Bella Vita homebuyers left waiting for resolve in bankruptcy court

Bella Vita Custom Homes

AUSTIN (KXAN) — Months after KXAN debuted an investigation into Bella Vita Custom Homes, LLC, after homebuyers in the west Travis County subdivision of Spanish Oaks were left with their dream homes unfinished, the case is playing out in federal bankruptcy court.

“It feels like the justice process is going along at a snail’s pace—if it’s even moving,” said Joel Lackovich, a creditor in Bella Vita Custom Homes’ bankruptcy case building a home in Spanish Oaks. “They never intended on finishing our home.”

Joel and Tracey Lackovich, along with dozens of more homebuyers in Austin and the Dallas metroplex are convinced the custom home builder misspent their money in order to benefit the company’s bottom line. Now, they want to see criminal charges.

“They’re really close to just getting away with taking our money, not being able to report where it went,” said Jennifer Williamson, a creditor in the case, based in Dallas. Williamson says she and her husband paid Bella Vita Custom Homes nearly $280,000 to remodel their home in Dallas, but the company only completed about 75 percent of the work.

Court documents filed by attorneys for the homebuyers accuse CEO Andy Clem of knowingly and fraudulently making false representations in their bankruptcy case in an attempt to evade paying the creditors the money they are owed. They further claim Clem failed to disclose his close financial ties to numerous contracting companies which did business with Bella Vita Custom Homes. Homebuyers argue Clem chose to pay the main contractors, but not other subcontractors.

Subcontractor Chris Staff, with CSTAFF Construction based in Dripping Springs, tells KXAN at the end of 2014, he noticed Bella Vita developed a pattern of making late payments. “We started to see signs of payments being later by days and then weeks, and then one payment a month instead of two payments a month. When we’d call for payment or issues, it seems like they’d always have an excuse for something,” said Staff.

Jennifer and Shelby Williamson are Dallas homebuyers and creditors in the Bella Vita Custom Homes bankruptcy case (KXAN Photo/Paul Shelton).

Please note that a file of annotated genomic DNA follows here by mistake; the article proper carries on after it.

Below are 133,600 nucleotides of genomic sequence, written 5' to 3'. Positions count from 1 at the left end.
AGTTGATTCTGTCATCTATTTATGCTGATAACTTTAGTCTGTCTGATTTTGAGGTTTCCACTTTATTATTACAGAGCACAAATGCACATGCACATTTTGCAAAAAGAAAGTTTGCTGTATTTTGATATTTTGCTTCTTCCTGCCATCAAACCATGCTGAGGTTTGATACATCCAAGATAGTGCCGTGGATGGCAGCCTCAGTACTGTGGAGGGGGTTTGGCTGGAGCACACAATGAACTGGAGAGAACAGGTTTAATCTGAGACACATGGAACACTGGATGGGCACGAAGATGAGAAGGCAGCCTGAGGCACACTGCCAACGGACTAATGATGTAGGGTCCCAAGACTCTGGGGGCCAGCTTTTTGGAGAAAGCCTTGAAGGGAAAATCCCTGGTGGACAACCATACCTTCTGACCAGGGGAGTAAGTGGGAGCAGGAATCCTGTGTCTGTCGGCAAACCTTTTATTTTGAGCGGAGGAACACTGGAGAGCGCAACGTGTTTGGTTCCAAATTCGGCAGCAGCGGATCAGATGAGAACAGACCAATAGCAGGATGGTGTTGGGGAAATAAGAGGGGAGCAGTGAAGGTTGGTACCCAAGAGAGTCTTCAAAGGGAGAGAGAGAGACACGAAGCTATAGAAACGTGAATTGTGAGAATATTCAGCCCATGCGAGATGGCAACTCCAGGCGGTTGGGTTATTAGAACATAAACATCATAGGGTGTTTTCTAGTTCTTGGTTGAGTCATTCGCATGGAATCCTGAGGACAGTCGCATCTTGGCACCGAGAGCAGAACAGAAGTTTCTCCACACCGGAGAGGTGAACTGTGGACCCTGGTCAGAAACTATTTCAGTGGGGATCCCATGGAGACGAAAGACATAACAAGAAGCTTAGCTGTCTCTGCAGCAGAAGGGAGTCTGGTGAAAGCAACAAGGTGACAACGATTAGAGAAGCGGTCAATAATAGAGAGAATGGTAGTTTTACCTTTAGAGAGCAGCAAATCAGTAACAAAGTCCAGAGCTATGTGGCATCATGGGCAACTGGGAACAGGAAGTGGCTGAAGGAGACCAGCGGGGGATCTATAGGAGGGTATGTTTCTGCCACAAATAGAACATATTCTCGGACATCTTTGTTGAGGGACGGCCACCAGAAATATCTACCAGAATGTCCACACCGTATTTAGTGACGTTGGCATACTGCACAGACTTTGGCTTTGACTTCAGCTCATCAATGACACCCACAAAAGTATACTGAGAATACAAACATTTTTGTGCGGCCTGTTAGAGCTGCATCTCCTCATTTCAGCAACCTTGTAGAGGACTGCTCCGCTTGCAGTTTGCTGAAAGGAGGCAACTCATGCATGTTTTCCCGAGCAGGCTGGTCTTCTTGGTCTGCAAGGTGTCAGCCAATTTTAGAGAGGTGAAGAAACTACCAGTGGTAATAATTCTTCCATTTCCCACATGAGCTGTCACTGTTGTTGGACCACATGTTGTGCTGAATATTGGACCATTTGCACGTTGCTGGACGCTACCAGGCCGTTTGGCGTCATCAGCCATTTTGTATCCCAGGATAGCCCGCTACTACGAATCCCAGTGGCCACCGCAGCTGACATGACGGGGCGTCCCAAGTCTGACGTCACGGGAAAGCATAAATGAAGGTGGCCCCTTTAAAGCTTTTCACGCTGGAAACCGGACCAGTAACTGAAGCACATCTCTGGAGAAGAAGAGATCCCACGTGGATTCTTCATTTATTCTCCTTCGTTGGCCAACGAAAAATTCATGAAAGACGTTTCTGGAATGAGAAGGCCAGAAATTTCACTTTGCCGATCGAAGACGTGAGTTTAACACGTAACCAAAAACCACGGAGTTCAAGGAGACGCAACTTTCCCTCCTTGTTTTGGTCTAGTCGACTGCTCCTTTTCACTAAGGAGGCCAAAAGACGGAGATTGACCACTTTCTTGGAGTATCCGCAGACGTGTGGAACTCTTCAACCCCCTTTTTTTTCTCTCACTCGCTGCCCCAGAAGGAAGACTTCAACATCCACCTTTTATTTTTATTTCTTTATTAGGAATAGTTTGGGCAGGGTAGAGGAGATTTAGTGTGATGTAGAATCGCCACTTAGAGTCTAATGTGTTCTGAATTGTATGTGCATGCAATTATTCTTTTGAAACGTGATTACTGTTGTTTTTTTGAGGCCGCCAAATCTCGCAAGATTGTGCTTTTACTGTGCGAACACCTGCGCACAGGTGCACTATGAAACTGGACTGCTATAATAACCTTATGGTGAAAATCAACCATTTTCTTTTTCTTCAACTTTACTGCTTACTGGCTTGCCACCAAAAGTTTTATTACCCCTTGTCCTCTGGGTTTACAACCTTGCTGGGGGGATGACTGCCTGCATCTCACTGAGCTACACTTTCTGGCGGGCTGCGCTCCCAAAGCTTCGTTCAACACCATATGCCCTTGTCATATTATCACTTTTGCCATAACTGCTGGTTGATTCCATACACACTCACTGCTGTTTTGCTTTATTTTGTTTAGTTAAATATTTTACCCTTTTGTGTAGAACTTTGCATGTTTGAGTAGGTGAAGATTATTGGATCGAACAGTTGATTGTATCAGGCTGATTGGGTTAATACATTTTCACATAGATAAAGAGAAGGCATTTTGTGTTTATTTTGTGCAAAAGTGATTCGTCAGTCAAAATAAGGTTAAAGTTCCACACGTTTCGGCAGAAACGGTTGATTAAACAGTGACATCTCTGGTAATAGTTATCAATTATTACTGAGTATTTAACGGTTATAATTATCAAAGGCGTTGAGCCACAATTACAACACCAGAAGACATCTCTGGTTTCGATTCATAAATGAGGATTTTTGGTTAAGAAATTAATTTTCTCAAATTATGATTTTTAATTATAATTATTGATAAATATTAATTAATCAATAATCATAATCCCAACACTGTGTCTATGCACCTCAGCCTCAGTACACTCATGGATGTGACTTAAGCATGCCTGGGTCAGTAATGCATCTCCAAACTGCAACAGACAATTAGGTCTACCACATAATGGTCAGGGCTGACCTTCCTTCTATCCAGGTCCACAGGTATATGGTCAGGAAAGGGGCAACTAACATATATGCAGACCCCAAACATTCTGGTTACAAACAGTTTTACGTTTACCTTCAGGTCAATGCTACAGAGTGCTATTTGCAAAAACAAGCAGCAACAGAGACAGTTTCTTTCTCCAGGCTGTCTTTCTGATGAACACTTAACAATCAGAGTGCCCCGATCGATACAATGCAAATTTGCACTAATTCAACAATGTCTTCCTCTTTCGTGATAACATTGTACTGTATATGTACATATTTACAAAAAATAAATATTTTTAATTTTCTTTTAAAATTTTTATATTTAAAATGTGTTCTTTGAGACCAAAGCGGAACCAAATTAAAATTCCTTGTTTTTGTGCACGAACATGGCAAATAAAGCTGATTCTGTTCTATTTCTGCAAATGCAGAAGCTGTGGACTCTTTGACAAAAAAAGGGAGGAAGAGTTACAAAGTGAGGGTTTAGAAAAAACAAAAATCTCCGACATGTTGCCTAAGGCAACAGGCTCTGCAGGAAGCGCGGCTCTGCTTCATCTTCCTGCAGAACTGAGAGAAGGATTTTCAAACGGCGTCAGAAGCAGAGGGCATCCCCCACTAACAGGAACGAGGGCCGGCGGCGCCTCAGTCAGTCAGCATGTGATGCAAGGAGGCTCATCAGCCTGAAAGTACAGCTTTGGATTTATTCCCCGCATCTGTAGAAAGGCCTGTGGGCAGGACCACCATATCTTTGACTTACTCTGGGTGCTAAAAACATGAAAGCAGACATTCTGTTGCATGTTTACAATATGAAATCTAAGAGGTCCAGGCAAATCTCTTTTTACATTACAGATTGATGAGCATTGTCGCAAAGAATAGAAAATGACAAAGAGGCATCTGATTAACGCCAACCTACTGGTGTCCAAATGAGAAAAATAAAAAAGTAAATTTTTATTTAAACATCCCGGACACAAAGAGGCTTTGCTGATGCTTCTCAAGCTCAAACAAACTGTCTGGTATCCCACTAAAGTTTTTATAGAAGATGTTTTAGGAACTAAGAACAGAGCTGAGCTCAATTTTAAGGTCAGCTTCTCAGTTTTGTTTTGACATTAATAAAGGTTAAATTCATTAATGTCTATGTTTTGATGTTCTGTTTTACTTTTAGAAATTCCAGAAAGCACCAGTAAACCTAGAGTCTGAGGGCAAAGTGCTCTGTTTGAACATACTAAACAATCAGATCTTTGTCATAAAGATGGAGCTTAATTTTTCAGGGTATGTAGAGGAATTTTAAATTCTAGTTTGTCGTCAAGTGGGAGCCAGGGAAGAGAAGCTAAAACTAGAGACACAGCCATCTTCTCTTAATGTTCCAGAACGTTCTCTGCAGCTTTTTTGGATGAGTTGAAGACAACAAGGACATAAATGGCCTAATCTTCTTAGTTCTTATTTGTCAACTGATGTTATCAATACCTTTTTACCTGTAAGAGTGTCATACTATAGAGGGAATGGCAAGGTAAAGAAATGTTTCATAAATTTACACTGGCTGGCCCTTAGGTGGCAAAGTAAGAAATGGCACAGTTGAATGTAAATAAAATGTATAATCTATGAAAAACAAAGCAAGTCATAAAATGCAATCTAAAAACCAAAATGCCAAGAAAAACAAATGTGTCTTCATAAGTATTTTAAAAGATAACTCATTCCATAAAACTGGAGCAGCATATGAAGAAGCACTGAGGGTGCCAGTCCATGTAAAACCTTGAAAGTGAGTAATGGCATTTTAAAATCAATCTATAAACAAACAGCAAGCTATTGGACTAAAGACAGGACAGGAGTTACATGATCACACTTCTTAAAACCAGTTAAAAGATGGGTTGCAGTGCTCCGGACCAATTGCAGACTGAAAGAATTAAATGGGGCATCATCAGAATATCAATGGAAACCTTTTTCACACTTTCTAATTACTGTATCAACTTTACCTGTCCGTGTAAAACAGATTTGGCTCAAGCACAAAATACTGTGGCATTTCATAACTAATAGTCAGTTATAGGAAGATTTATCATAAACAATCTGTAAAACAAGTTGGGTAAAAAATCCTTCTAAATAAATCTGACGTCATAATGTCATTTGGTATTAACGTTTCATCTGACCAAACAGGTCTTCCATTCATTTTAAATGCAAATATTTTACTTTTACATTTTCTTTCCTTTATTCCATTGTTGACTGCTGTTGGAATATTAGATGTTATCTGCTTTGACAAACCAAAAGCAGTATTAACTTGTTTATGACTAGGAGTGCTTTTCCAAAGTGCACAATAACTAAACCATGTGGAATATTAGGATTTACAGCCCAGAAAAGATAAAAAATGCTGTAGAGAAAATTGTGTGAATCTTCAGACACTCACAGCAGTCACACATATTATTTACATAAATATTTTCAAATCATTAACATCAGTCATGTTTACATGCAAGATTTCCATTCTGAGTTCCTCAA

Jennifer and Shelby Williamson are Dallas homebuyers and creditors in the Bella Vita Custom Homes bankruptcy case (KXAN Photo/Paul Shelton).

On Dec. 14, 2016, after being in business for six years, Bella Vita Custom Homes filed for bankruptcy.

“Their excuses of payroll and rain delays and things like that, it just doesn’t make sense,” said Adam Norton, another Dallas creditor. Norton says his home is now in danger of foreclosure if he and his wife do not come up with $50,000 in liens.

Cameras were not allowed inside the federal courthouse in Dallas at the final bankruptcy meeting, but KXAN was inside and obtained an audio recording of the meeting.

Clem explained that the company had “systemic cost overrun issues the last two years.” He went on to say, “The prices of our materials and labor went through the roof, and that killed us.”

After the meeting concluded, KXAN’s Brittany Glas confronted Clem and his attorney about the fraud allegations. The attorney denied the allegations.

“They have no money,” said Clem’s bankruptcy attorney Martin Thomas.

Meanwhile, the homebuyers say they’re left to figure out how to move forward.

“At some point, we just have to have faith that it’s going to catch up with them,” said Williamson.

Clem testified last month that he is now working as a contractor for ID Homes. That company has taken on several of the failed Bella Vita projects. Meanwhile, records say the list of other companies Clem was connected to are no longer operating.

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